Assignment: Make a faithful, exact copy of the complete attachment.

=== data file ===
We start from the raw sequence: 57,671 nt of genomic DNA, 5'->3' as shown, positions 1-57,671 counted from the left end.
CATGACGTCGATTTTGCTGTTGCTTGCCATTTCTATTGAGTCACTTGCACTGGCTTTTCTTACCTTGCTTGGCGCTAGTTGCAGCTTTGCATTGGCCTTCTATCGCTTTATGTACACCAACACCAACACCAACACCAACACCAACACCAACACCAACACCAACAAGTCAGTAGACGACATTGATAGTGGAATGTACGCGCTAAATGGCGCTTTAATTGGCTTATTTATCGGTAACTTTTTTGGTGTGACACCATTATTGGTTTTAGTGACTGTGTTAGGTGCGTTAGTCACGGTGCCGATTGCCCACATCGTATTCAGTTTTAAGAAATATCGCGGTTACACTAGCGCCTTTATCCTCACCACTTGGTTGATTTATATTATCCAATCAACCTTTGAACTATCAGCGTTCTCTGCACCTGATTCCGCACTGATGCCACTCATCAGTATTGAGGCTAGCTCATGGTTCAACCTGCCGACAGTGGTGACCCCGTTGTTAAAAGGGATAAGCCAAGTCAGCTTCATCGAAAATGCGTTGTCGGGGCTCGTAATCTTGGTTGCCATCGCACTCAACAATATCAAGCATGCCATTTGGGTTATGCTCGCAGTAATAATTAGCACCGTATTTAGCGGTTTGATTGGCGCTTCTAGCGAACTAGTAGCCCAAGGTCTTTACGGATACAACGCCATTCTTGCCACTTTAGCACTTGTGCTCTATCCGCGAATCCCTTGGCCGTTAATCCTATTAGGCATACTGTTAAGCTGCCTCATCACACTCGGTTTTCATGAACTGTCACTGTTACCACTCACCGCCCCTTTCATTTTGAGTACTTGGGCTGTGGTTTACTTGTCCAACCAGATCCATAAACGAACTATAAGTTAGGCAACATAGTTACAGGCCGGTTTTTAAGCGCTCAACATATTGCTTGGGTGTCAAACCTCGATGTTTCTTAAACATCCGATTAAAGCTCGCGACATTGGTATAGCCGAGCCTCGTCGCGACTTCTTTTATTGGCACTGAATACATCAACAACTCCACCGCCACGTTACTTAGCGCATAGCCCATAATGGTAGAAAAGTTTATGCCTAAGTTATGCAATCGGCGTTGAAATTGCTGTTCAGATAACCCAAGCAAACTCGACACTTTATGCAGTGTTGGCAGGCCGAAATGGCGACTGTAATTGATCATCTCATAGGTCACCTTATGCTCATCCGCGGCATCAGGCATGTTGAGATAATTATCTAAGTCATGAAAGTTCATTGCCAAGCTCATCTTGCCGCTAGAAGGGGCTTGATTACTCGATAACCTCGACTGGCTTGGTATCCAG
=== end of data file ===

We start from the raw sequence: 57,671 nt of genomic DNA, 5'->3' as shown, positions 1-57,671 counted from the left end.
CATGACGTCGATTTTGCTGTTGCTTGCCATTTCTATTGAGTCACTTGCACTGGCTTTTCTTACCTTGCTTGGCGCTAGTTGCAGCTTTGCATTGGCCTTCTATCGCTTTATGTACACCAACACCAACACCAACACCAACACCAACACCAACACCAACACCAACAAGTCAGTAGACGACATTGATAGTGGAATGTACGCGCTAAATGGCGCTTTAATTGGCTTATTTATCGGTAACTTTTTTGGTGTGACACCATTATTGGTTTTAGTGACTGTGTTAGGTGCGTTAGTCACGGTGCCGATTGCCCACATCGTATTCAGTTTTAAGAAATATCGCGGTTACACTAGCGCCTTTATCCTCACCACTTGGTTGATTTATATTATCCAATCAACCTTTGAACTATCAGCGTTCTCTGCACCTGATTCCGCACTGATGCCACTCATCAGTATTGAGGCTAGCTCATGGTTCAACCTGCCGACAGTGGTGACCCCGTTGTTAAAAGGGATAAGCCAAGTCAGCTTCATCGAAAATGCGTTGTCGGGGCTCGTAATCTTGGTTGCCATCGCACTCAACAATATCAAGCATGCCATTTGGGTTATGCTCGCAGTAATAATTAGCACCGTATTTAGCGGTTTGATTGGCGCTTCTAGCGAACTAGTAGCCCAAGGTCTTTACGGATACAACGCCATTCTTGCCACTTTAGCACTTGTGCTCTATCCGCGAATCCCTTGGCCGTTAATCCTATTAGGCATACTGTTAAGCTGCCTCATCACACTCGGTTTTCATGAACTGTCACTGTTACCACTCACCGCCCCTTTCATTTTGAGTACTTGGGCTGTGGTTTACTTGTCCAACCAGATCCATAAACGAACTATAAGTTAGGCAACATAGTTACAGGCCGGTTTTTAAGCGCTCAACATATTGCTTGGGTGTCAAACCTCGATGTTTCTTAAACATCCGATTAAAGCTCGCGACATTGGTATAGCCGAGCCTCGTCGCGACTTCTTTTATTGGCACTGAATACATCAACAACTCCACCGCCACGTTACTTAGCGCATAGCCCATAATGGTAGAAAAGTTTATGCCTAAGTTATGCAATCGGCGTTGAAATTGCTGTTCAGATAACCCAAGCAAACTCGACACTTTATGCAGTGTTGGCAGGCCGAAATGGCGACTGTAATTGATCATCTCATAGGTCACCTTATGCTCATCCGCGGCATCAGGCATGTTGAGATAATTATCTAAGTCATGAAAGTTCATTGCCAAGCTCATCTTGCCGCTAGAAGGGGCTTGATTACTCGATAACCTCGACTGGCTTGGTATCCAG